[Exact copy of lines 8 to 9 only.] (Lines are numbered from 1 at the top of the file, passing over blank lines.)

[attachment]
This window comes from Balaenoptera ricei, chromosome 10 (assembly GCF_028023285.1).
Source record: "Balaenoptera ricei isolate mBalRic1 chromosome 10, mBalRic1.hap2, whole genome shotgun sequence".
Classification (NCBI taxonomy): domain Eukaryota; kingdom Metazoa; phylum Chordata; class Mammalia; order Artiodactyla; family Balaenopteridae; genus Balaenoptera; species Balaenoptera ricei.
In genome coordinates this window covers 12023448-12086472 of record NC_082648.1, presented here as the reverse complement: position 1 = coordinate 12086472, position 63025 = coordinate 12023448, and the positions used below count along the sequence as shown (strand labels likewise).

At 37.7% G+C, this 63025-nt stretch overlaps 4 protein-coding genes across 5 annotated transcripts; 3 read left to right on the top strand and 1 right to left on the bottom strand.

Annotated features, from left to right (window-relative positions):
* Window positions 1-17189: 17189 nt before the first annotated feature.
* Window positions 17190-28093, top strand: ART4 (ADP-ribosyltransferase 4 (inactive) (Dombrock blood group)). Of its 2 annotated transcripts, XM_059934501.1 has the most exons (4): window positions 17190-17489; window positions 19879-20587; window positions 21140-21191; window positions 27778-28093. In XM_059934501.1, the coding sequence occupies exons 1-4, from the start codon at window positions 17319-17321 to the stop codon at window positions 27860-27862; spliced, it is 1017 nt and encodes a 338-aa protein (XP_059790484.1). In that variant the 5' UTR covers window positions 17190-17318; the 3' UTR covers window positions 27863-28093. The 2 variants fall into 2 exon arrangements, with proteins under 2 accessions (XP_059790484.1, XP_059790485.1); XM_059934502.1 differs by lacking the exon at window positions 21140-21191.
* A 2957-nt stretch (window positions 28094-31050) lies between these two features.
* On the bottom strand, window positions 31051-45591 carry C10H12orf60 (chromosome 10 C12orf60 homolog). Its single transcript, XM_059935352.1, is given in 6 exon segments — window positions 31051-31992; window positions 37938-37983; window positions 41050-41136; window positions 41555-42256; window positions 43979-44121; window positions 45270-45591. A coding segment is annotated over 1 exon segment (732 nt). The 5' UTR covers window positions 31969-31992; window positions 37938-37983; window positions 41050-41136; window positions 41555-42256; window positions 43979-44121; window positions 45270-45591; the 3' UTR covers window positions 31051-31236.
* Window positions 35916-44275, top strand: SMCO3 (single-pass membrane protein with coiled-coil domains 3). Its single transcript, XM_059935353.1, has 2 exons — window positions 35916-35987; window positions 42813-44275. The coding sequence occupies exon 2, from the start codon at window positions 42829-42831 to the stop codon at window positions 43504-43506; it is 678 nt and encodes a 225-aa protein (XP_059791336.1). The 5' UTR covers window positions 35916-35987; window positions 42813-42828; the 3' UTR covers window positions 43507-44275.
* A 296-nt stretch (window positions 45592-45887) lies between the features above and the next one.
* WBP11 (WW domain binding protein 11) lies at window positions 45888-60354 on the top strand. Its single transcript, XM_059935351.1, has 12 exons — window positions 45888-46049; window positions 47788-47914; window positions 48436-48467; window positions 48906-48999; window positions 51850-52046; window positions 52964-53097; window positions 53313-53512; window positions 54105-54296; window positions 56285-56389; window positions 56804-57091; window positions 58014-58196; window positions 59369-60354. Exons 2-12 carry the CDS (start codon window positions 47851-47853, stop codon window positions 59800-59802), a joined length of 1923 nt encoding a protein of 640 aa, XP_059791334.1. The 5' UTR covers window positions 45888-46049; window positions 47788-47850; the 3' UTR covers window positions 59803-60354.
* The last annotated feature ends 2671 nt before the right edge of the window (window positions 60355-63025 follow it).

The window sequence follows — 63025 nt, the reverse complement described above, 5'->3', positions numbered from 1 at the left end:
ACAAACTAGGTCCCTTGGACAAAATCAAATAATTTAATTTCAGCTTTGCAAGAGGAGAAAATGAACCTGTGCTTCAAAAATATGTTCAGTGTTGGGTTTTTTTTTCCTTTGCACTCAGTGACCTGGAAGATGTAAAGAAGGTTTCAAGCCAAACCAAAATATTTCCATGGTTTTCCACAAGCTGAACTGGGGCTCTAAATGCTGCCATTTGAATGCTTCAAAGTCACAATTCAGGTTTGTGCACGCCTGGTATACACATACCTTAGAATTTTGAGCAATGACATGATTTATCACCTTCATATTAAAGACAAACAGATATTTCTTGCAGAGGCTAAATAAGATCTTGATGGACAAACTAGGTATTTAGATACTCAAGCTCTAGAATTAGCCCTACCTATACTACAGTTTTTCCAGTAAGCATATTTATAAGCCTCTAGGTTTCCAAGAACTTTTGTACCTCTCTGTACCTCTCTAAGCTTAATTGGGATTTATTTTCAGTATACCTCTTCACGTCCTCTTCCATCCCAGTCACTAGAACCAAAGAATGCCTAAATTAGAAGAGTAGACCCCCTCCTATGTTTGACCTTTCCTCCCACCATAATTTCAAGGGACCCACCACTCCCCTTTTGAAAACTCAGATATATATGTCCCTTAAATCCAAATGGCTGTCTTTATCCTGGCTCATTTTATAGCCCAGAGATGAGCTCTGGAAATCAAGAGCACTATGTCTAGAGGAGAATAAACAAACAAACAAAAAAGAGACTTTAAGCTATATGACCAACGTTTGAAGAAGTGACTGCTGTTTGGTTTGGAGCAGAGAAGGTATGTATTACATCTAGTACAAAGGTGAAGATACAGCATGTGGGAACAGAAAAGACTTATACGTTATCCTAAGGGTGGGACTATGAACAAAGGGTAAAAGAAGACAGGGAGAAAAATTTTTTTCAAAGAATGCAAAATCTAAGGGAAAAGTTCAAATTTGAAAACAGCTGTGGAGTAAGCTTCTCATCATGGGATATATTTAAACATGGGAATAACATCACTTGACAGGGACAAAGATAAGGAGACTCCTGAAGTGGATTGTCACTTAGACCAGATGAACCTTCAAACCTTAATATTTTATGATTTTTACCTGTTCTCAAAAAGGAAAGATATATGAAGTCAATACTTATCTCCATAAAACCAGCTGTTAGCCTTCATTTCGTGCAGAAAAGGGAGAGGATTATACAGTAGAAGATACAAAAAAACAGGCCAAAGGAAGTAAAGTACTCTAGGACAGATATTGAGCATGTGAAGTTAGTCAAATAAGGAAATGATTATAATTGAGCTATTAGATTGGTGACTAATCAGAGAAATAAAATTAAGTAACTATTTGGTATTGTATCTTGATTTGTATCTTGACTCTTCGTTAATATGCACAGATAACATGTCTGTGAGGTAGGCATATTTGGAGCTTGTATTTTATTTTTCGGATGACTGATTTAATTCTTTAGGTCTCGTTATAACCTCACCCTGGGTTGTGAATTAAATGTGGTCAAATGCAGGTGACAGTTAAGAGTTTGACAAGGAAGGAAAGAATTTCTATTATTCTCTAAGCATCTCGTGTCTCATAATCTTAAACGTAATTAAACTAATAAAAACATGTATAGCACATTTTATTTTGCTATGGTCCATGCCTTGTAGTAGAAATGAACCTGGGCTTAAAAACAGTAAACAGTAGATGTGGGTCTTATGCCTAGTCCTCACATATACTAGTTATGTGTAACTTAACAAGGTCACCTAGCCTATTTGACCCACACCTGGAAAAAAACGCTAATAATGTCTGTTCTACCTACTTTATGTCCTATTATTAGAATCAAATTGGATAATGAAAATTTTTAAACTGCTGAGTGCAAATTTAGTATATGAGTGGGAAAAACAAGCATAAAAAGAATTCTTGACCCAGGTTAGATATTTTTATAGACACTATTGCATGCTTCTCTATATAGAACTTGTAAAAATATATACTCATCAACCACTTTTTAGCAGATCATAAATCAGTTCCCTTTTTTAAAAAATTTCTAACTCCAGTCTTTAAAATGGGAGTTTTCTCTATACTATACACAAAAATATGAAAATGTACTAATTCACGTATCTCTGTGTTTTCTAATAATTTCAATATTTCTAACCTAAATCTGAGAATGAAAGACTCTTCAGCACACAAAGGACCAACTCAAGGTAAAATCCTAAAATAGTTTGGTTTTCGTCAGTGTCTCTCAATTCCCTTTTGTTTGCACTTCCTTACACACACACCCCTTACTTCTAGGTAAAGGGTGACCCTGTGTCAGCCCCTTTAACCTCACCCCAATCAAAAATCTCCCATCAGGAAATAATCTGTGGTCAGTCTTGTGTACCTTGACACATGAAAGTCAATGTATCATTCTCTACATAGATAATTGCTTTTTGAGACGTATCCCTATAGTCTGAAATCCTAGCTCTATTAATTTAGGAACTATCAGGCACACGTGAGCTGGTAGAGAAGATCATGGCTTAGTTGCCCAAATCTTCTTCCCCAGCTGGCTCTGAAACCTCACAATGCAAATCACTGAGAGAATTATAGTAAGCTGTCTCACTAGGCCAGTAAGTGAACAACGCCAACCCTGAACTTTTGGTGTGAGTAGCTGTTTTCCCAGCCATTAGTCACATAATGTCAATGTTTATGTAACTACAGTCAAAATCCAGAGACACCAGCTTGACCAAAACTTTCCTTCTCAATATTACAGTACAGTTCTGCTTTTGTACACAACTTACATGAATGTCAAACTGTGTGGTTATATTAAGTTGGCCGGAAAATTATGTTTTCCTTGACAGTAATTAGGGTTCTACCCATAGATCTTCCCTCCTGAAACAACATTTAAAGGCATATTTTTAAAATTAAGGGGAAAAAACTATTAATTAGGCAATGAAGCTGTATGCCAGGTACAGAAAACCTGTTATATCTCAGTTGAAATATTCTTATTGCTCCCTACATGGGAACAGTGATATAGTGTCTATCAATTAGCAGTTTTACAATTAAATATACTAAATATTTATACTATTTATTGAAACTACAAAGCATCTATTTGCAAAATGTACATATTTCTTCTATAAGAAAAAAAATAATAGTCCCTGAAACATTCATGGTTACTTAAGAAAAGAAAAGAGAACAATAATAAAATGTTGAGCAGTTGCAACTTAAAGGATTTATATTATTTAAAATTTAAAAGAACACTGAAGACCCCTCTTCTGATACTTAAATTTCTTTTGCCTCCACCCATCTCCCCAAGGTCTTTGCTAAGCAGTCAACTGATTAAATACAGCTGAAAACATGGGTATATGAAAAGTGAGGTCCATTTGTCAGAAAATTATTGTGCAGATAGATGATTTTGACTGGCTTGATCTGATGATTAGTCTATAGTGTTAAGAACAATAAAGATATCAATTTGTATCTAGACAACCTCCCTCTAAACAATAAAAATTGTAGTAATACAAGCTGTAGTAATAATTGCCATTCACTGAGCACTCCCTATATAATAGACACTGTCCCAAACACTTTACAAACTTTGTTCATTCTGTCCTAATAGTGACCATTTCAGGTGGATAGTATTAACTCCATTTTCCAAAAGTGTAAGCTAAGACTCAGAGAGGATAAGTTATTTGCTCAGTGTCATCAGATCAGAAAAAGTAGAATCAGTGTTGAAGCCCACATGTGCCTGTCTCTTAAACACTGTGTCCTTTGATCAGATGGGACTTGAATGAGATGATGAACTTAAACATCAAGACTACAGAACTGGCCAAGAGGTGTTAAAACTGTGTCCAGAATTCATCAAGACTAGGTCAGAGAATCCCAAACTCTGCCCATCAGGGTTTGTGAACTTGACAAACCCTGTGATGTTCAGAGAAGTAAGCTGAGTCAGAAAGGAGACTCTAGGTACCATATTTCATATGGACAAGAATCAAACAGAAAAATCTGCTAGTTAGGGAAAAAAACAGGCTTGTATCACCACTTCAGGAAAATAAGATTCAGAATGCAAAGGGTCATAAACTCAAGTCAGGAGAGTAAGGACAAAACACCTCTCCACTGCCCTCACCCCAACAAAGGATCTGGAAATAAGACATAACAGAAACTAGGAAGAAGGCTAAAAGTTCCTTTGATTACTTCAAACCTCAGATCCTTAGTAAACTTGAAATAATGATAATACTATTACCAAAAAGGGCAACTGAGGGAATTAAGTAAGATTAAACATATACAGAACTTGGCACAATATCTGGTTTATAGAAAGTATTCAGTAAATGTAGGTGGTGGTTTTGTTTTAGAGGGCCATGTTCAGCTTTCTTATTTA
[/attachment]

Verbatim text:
* Window positions 17190-28093, top strand: ART4 (ADP-ribosyltransferase 4 (inactive) (Dombrock blood group)). Of its 2 annotated transcripts, XM_059934501.1 has the most exons (4): window positions 17190-17489; window positions 19879-20587; window positions 21140-21191; window positions 27778-28093. In XM_059934501.1, the coding sequence occupies exons 1-4, from the start codon at window positions 17319-17321 to the stop codon at window positions 27860-27862; spliced, it is 1017 nt and encodes a 338-aa protein (XP_059790484.1). In that variant the 5' UTR covers window positions 17190-17318; the 3' UTR covers window positions 27863-28093. The 2 variants fall into 2 exon arrangements, with proteins under 2 accessions (XP_059790484.1, XP_059790485.1); XM_059934502.1 differs by lacking the exon at window positions 21140-21191.
* A 2957-nt stretch (window positions 28094-31050) lies between these two features.